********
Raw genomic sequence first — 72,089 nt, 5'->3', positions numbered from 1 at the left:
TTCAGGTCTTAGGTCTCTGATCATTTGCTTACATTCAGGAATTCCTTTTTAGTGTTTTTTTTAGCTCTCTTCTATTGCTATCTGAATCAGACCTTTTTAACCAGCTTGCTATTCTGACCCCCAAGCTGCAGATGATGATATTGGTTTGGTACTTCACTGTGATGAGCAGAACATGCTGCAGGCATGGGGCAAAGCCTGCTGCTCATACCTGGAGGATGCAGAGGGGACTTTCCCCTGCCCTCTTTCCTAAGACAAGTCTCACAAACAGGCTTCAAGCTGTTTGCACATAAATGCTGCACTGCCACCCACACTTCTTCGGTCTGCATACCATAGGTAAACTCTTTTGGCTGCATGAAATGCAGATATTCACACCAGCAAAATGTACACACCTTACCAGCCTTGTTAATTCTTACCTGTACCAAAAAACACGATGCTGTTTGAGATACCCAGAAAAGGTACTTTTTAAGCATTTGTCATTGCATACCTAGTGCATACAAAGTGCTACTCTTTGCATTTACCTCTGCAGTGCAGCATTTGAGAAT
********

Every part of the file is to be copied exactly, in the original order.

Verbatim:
Raw genomic sequence first — 72,089 nt, 5'->3', positions numbered from 1 at the left:
TTCAGGTCTTAGGTCTCTGATCATTTGCTTACATTCAGGAATTCCTTTTTAGTGTTTTTTTTAGCTCTCTTCTATTGCTATCTGAATCAGACCTTTTTAACCAGCTTGCTATTCTGACCCCCAAGCTGCAGATGATGATATTGGTTTGGTACTTCACTGTGATGAGCAGAACATGCTGCAGGCATGGGGCAAAGCCTGCTGCTCATACCTGGAGGATGCAGAGGGGACTTTCCCCTGCCCTCTTTCCTAAGACAAGTCTCACAAACAGGCTTCAAGCTGTTTGCACATAAATGCTGCACTGCCACCCACACTTCTTCGGTCTGCATACCATAGGTAAACTCTTTTGGCTGCATGAAATGCAGATATTCACACCAGCAAAATGTACACACCTTACCAGCCTTGTTAATTCTTACCTGTACCAAAAAACACGATGCTGTTTGAGATACCCAGAAAAGGTACTTTTTAAGCATTTGTCATTGCATACCTAGTGCATACAAAGTGCTACTCTTTGCATTTACCTCTGCAGTGCAGCATTTGAGAAT